Film and TV

Denver Film Festival Must-See Pick for November 5: The World Before Your Feet

A behind-the-scenes shot shared on the website  dedicated to The World Before Your Feet.
A behind-the-scenes shot shared on the website dedicated to The World Before Your Feet. Photo by Michael Berman
Again this year, Denver Film Festival artistic director Brit Withey is offering his must-see picks for each day of the fest — including many flicks that movie lovers might otherwise miss amid the flood of silver-screen goodies. Today he spotlights a selection for November 5: The World Before Your Feet.

The World Before Your Feet
Directed by Jeremy Workman
1:45 p.m. Monday, November 5
Sie FilmCenter

Director Jeremy Workman's documentary The World Before Your Feet is, in the opinion of Denver Film Festival artistic director Brit Withey, "a wonderful, straightforward, simple look at a man who's searching his soul."

Matt Green, the person at the center of the film, "decided he wanted to walk across the country to explore and find himself and find out things about the world," Withey goes on. "He walks from coast to coast, 3,000 miles. It takes him about seven months, and it was a real learning experience for him. But when he gets back to New York City, where he lives, he realizes that he doesn't really know very much about it, or his neighbors. So he decides to walk every block of New York City, in all five boroughs."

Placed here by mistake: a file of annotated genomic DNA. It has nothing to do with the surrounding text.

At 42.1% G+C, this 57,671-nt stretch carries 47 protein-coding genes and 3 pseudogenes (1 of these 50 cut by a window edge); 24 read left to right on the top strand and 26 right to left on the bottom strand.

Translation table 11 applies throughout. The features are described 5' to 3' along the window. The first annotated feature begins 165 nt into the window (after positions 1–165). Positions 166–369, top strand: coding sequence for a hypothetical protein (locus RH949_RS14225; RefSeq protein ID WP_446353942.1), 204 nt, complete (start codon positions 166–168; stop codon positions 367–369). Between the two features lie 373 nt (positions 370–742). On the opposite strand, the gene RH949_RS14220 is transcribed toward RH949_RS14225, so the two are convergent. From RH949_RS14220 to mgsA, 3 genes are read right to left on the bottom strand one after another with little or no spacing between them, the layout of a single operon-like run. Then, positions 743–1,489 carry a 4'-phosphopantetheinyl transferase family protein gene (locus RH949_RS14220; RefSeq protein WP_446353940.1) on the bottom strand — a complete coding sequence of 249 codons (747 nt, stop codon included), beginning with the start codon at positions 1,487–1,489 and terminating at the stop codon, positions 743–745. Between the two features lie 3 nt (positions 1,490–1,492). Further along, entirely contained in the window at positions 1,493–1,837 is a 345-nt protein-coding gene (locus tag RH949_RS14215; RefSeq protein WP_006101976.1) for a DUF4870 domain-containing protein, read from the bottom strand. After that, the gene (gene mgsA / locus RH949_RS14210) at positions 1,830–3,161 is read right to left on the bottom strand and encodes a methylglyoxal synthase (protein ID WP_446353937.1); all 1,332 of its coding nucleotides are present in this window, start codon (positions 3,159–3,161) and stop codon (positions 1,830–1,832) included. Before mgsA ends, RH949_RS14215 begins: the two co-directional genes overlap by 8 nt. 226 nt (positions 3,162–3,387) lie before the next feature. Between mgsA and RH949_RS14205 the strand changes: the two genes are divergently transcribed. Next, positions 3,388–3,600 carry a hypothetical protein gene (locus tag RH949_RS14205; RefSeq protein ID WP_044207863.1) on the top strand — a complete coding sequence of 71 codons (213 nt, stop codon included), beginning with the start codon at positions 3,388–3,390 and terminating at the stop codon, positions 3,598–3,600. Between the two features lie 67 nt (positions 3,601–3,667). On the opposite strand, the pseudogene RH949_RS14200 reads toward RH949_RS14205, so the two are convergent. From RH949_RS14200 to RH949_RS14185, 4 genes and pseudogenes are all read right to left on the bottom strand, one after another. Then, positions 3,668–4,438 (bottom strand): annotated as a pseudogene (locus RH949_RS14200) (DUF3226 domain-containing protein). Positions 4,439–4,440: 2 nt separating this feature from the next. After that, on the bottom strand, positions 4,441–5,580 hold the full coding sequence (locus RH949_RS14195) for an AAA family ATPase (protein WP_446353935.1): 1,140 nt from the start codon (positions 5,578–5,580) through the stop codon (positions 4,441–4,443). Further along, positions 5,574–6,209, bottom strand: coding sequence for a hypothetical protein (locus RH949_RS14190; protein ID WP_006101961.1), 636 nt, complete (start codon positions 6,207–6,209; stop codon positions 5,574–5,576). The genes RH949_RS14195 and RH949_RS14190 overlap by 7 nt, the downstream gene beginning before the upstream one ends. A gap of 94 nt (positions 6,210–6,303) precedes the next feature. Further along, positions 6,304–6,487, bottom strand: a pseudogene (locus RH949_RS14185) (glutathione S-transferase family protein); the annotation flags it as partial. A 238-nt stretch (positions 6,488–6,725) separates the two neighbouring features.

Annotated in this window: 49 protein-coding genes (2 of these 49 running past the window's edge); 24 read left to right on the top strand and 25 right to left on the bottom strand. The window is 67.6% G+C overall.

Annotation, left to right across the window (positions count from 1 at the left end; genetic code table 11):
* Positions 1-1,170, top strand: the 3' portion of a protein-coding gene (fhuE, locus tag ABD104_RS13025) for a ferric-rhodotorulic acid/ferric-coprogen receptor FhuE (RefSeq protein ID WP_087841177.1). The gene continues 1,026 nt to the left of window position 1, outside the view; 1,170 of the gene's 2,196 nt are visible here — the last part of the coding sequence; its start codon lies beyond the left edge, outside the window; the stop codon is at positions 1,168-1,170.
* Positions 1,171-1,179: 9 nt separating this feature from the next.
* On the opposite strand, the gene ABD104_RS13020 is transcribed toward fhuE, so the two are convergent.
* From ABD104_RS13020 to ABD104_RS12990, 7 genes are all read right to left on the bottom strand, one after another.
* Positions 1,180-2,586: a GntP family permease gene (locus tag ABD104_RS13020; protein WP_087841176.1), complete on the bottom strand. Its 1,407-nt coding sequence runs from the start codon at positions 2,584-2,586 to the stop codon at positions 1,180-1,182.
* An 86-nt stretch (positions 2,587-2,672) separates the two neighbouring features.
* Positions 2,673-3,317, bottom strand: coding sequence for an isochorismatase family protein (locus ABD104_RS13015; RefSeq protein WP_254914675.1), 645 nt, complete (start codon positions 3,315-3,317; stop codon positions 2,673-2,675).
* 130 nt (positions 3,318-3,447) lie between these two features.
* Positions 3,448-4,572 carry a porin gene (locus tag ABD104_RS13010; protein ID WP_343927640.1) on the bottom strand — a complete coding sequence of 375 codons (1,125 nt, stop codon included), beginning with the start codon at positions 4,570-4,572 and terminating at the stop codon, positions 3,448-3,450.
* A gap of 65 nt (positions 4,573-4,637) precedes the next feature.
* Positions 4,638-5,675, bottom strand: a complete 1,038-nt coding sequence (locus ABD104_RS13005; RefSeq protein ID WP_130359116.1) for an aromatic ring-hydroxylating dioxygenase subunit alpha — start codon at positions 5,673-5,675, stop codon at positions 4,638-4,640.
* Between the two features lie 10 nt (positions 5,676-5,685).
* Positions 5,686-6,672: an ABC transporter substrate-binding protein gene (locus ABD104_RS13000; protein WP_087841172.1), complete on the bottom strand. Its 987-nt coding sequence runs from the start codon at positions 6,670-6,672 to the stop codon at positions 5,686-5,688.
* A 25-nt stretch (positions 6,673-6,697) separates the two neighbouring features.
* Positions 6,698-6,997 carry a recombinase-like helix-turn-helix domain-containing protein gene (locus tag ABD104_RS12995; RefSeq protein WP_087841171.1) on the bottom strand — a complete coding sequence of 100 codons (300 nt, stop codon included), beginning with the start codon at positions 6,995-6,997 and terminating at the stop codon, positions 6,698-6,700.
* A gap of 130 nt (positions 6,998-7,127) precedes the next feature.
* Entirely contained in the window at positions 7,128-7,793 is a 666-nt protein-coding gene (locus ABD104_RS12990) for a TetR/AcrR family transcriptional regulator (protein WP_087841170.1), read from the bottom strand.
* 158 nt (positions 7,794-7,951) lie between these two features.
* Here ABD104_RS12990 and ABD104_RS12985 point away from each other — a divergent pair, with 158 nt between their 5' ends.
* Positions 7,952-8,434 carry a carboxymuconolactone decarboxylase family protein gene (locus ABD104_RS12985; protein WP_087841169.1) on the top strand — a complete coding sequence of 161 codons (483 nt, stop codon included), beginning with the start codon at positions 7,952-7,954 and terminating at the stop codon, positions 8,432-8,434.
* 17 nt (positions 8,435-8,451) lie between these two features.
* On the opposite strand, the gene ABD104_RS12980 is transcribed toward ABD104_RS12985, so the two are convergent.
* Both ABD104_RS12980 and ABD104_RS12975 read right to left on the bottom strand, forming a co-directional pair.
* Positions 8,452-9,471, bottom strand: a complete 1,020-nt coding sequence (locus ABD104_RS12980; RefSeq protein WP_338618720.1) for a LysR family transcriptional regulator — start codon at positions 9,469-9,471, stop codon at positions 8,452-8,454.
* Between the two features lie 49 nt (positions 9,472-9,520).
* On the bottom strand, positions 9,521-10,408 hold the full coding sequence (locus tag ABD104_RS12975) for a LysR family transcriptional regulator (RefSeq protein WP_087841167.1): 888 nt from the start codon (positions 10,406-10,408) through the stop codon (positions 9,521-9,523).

Here's the trailer for The World Before Your Feet.


Thoroughly exploring the Big Apple takes Green even longer than did traversing the entire country and covers a greater distance: seven years and 8,000 miles. And what he discovers is revelatory.

"When he was walking across the country, there were huge sections of barren land," Withey points out. "But in New York City, there's one really vibrant community after another, and he learns about things he didn't know anything about. For instance, he starts to notice that all the churches in Harlem look like old Jewish temples, and in finding out why, he starts to figure out the history and why one type of neighborhood transitioned into another type of neighborhood."

Green is "a fascinating guy," Withey says. "He's almost childlike in the ways he gets fascinated by things — like the way a lot of hair salons and barbershops substitute Z's for S's by naming them things like Cutz and Stylez. It's a simple curiosity that's really endearing, and after watching it, it made me feel very hopeful. I wondered, 'Why am I not doing something like this?'"

Click to access all of the film festival's selections and to purchase tickets.
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